File No. 800.24/53

The Ambassador in Great Britain ( Page ) to the Secretary of State

No. 8076

Sir: With reference to my cipher telegram No. 8207 of January 9,1 communicating the agreement regarding the joint manufacture of tanks by the United States and British Governments, and your telegram No. 6303 of January 18,1 authorizing me on behalf of our Government to sign the said agreement, I have the honor to transmit herewith the original document which His Majesty’s Secretary of State for Foreign Affairs and I signed this afternoon. There are also enclosed two photographic copies of the agreement.

I have [etc.]

Walter Hines Page
[Page 561]

Agreement between the American and British Governments for the Joint Manufacture of Tanks

The Government of the United States of America and the Government of His Britannic Majesty, being desirous of cooperating in the use of their respective resources for the production of the war machines known as the tanks, and having considered the joint recommendation made to them by Lieutenant Colonel A. G. Stern, C.M.G. and Major J. A. Drain, U.S.R., whom they had appointed as their Commissioners to investigate the possibilities of such joint production, the undersigned, duly authorised to that effect by their respective Governments, have agreed upon the following articles:—

1. The above-mentioned Commissioners are authorised by the respective Governments—

To build a factory in France, the cost of which is to be defrayed in equal parts by the contracting Governments. The factory shall be of sufficient capacity to produce three hundred completed tanks per month and capable of being extended to produce at least twelve hundred tanks per month. The materials required for the construction of the factory shall be obtained in France and in England. The unskilled labour for the erection of the factory shall be supplied by the British Government. Skilled labour shall be supplied by the British or by the United States Government as the Commissioners may elect.
To arrange for the production of, and to produce, fifteen hundred tanks during the year 1918, or as many more as may be required and authorised by the respective Governments, and to arrange for the provision of the components for these tanks in the United States and Great Britain substantially as follows:—
  • In the United States: Engines complete, with starter and clutch, radiator, fan and piping, silencer, electric lighting, dynamo and battery, propeller shaft, complete transmission, including main gear-box, brakes, roller sprockets, gear shifting and brake control, track links and pins, rear track sprockets, hub and shafts, front idler hub and shafts, track roller, track spindles and bushings.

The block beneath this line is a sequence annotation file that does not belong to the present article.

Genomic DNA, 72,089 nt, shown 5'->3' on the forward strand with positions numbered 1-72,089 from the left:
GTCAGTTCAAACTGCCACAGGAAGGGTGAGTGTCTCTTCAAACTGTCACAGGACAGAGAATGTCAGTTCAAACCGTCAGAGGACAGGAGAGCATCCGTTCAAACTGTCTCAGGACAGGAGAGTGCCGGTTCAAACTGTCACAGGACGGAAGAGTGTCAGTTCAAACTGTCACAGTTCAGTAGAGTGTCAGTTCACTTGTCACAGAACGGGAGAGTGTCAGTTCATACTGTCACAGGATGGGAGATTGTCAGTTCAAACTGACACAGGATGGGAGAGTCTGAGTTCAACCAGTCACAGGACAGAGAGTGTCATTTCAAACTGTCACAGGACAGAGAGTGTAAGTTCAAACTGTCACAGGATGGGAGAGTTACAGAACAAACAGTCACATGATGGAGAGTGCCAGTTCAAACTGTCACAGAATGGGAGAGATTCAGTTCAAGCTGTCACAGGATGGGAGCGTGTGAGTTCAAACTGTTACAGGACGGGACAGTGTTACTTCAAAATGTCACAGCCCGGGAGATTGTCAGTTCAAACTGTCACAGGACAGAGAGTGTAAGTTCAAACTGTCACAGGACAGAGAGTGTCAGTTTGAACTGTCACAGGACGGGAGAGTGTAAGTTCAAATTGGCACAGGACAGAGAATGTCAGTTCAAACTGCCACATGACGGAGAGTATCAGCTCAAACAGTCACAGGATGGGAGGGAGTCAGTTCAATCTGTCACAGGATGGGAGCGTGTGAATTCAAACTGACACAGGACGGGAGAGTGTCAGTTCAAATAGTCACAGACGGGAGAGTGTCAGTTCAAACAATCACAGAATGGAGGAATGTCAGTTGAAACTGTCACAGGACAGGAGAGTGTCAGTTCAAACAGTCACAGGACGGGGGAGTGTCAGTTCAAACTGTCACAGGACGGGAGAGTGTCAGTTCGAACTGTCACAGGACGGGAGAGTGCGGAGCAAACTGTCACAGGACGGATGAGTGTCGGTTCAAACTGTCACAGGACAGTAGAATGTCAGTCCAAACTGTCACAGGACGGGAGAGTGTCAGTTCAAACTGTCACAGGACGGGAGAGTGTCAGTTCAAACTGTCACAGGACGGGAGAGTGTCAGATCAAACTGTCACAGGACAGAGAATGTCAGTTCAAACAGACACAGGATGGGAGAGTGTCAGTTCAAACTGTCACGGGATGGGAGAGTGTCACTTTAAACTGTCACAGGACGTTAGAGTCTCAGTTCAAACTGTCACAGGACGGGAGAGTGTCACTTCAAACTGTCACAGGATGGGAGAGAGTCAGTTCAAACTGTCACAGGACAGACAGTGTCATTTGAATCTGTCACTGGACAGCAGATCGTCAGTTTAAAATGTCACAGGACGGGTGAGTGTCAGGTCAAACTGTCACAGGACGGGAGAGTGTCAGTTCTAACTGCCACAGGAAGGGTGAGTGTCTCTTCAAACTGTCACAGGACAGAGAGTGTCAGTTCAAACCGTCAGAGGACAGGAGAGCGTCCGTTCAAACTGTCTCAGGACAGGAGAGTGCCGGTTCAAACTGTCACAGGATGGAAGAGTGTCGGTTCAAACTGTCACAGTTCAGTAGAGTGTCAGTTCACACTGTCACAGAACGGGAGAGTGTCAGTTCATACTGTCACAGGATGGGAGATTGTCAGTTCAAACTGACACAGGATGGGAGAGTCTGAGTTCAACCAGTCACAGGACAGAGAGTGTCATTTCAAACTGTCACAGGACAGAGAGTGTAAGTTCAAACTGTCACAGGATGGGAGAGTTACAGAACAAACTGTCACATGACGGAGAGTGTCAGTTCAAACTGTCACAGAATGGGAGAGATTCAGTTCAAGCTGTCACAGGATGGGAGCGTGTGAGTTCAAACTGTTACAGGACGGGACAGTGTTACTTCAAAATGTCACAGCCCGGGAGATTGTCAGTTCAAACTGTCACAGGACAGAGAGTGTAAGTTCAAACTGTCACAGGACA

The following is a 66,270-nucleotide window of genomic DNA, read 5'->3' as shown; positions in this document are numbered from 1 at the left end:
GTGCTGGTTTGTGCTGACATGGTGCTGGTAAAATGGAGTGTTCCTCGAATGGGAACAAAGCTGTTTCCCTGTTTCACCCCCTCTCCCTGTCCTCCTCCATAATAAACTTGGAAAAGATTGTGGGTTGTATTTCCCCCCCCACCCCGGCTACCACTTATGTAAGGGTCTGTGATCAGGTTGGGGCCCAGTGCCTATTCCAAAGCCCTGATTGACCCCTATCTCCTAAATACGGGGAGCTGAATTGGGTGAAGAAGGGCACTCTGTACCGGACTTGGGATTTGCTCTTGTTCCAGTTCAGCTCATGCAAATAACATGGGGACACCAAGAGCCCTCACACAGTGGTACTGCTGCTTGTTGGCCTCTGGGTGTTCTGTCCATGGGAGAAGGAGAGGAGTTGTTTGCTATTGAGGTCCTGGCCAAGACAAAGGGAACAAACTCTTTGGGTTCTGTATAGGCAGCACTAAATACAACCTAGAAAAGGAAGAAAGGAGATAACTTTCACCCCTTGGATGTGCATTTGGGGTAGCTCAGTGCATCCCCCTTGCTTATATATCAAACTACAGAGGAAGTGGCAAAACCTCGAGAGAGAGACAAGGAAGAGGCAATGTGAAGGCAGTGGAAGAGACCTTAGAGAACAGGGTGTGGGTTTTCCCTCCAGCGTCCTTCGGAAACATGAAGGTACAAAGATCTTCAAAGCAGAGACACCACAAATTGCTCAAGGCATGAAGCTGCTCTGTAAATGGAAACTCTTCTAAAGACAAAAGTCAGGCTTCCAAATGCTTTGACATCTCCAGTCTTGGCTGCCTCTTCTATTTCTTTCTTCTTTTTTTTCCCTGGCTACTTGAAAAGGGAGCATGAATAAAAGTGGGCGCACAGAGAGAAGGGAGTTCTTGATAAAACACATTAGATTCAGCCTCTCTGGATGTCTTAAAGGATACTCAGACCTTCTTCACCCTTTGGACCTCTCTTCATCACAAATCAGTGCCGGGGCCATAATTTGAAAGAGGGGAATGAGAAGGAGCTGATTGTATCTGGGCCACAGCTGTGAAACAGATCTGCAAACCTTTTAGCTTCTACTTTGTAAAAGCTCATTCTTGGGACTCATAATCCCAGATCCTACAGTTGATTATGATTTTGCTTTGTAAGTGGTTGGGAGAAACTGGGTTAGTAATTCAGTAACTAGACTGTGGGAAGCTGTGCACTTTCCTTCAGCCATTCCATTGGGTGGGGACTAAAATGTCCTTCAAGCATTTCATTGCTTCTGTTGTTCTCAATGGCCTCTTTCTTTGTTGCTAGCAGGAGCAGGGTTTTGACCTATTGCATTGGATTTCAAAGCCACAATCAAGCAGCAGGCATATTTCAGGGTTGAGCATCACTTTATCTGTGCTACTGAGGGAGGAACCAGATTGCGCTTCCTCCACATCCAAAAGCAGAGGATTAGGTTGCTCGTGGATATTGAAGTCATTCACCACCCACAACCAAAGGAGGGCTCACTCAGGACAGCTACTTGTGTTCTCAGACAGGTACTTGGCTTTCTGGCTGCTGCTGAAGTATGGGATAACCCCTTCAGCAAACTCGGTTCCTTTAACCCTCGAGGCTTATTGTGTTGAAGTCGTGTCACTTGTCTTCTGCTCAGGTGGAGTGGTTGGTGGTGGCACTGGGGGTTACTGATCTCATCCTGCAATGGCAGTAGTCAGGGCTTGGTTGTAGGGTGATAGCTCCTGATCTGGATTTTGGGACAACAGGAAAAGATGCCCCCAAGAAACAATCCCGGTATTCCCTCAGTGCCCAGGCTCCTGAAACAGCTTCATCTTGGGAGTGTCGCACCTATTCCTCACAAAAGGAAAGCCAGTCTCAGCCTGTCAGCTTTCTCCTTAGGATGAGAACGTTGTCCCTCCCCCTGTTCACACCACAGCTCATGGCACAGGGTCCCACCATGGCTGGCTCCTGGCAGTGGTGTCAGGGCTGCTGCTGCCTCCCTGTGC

• In Great Britain: Bullet and bomb-proof plates, structural members, track shoes and rollers, guns, machine guns and mountings, ammunition racks and ammunition.

2. The respective Governments undertake to give the necessary priority in respect of material, labour, shipping, and other requirements to enable the programme to be carried out in the most expeditious manner.

[Page 562]

3. It is understood that the tanks produced by the factory are to be allocated between the United States, France and Great Britain according to a determination to be reached later between the Governments of the three countries, provided that the first six hundred tanks produced shall be allocated to the United States Government, and provided further that the latter and the British Government shall each take one half of the number of tanks not taken by the French Government, unless unequal allocation between them shall be subsequently agreed upon.

4. The price which shall be charged to the French, British and United States Governments, should there be an unequal allocation between the two latter, shall be five thousand pounds sterling per tank, which price shall be subject to adjustment at the close of the operations occurring under this agreement, and the liquidation of all assets upon a basis of actual cost, such actual cost to include no charge for overhead by either Government.

5. The capital necessary to carry out this programme shall be supplied in equal parts by the United States and British Governments. Expenditure in France shall in the first instance be paid by the British Government.

Materials purchased in Great Britain shall be paid for by the British Government and those purchased in the United States of America shall be paid for by the United States Government.

An adjustment of the accounts shall be made every six months.

6. It is further agreed that the United States Government shall replace the steel provided by the British Government for armour plate. The replacement shall be in the form of ship plates and shall be made on or about the date of delivery of armour plate to the factory, on the basis of ton per ton, the necessary allowance for difference in value to be made in the adjustment of the accounts.

In witness whereof the undersigned have signed the present agreement and have affixed thereto their seals.

Done at London in duplicate the 22nd day of January, 1918.

Walter Hines Page

Arthur James Balfour
  1. Not printed.
  2. Not printed.